Six years after high school, students with disabilities are less likely to have gone on to postsecondary schools than their classmates without disabilities and less likely to be financially independent, but a little more likely to have children, according to a new report from the National Center for Special Education Research.
The report found that 55 percent of young people with disabilities reported having continued on to postsecondary school since leaving high school, compared with 62 percent of their peers in the general population.
These and other conclusions were based on 10-year-long study of the characteristics, experiences, and outcomes of a nationally representative sample of youth with disabilities. The National Longitudinal Transition Study-2 focuses on students who were 13 to 16 years old and receiving special education services in grade 7 or above on Dec. 1, 2000.
Perhaps predictably, young adults with learning disabilities, speech and language impairments, orthopedic impairments, other health impairments, traumatic brain injuries, autism, or emotional disturbances were more likely to be working on their education beyond high school compared to students with other types of disabilities, such as mental retardation.
The results of this study may come into play when, or if, Congress takes up the reauthorization of the Workforce Investment Act, first passed in 1998. The Council for Exceptional Children and the National Center on Learning Disabilities, among other advocacy groups, already have some thoughts on how the law should be changed to better serve people with disabilities.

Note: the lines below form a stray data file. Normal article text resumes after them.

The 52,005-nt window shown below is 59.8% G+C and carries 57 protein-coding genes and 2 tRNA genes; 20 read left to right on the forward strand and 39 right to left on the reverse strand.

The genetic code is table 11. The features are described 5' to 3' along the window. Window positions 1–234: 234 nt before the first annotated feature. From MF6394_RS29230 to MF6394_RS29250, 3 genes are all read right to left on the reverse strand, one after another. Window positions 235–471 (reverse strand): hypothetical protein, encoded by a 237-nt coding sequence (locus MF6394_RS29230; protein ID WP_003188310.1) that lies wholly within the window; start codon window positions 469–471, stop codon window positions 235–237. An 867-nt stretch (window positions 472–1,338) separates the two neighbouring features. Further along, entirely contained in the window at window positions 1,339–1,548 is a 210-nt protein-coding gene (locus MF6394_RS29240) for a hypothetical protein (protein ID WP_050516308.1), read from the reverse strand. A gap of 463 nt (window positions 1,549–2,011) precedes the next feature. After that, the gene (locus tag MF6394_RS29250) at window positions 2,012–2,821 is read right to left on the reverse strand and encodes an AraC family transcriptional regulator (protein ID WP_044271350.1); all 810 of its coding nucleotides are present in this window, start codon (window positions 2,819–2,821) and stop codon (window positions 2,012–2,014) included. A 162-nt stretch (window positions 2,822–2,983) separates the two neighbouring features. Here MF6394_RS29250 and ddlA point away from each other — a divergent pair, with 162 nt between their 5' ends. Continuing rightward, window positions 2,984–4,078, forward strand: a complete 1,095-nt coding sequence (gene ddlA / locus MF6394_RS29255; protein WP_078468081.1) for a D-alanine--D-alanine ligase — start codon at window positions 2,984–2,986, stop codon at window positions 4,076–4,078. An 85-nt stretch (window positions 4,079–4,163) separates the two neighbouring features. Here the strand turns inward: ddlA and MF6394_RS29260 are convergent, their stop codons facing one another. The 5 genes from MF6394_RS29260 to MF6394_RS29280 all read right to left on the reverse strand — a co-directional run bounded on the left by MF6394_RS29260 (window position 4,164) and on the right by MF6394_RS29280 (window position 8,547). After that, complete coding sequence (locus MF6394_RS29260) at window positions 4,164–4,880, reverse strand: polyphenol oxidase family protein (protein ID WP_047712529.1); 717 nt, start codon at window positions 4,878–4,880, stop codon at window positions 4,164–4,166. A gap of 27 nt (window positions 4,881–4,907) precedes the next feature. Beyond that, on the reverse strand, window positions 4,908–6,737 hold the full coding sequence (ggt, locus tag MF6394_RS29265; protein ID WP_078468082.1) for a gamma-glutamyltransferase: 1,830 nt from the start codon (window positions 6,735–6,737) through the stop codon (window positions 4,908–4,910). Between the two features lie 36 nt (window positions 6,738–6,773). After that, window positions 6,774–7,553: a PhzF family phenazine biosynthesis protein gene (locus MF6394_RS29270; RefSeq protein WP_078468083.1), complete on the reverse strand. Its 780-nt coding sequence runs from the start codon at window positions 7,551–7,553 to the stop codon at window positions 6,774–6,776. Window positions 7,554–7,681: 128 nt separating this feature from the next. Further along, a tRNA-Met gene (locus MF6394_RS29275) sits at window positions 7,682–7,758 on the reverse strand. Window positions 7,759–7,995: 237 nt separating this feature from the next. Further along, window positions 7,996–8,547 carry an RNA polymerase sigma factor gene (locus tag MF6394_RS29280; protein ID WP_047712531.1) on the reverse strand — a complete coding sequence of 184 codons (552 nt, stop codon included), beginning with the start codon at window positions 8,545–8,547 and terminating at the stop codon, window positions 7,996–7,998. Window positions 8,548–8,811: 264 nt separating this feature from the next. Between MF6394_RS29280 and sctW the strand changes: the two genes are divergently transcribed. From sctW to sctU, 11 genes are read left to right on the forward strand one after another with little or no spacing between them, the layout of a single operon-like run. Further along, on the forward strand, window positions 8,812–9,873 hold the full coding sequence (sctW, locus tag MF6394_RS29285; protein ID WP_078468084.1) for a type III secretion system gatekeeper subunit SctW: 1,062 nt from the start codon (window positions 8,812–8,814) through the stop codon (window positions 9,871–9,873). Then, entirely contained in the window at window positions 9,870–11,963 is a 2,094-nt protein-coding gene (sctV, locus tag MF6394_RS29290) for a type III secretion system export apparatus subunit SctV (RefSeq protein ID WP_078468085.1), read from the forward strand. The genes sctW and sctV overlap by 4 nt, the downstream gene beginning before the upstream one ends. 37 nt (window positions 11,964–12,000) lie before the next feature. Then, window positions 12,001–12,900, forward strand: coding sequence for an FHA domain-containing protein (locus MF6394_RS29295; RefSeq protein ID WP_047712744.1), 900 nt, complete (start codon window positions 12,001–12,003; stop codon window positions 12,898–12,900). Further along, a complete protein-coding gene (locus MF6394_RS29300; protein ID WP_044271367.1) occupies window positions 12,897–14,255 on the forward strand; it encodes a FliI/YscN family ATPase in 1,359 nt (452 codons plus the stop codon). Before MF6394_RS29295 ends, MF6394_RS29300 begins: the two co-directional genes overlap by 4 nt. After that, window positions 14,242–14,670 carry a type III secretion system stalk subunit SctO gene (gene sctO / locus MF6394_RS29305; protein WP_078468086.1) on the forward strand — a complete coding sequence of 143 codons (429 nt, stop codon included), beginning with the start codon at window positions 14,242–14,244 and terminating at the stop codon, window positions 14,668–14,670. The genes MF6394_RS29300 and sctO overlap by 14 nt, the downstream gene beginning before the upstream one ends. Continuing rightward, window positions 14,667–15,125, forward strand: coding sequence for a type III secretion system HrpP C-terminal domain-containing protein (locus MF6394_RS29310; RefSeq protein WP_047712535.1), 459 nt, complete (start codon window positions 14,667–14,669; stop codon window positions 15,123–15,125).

For example, a June issue brief from CEC says that when the law is revamped, it must strengthen coordination with the Individuals with Disabilities Education Act, removing barriers in the workforce system, and maintaining high expectations for individuals with disabilities to achieve fulfilling careers throughout their lifetimes.
Also, as might be expected, young adults with disabilities who had finished high school were three times as likely to have enrolled in a school after high school than those who didn't—59 percent vs. 17 percent.
Of the 63 percent of young adults with disabilities who enrolled in a postsecondary school within six years of leaving high school and were no longer attending, 38 percent had graduated or finished their program.
Although 71 percent of young adults with disabilities had a paid job other than working around the house, the same as for those without disabilities, they were less likely to be living independently, or have a checking account, a savings account or a credit card.
White young adults with disabilities were more likely to live independently than their black peers with disabilities, the report says—39 percent vs. 21 percent.
And, while 20 percent of young people without disabilities had or had fathered a child since leaving high school, it was 23 percent of those with a disability, though the latter group was less likely to be married.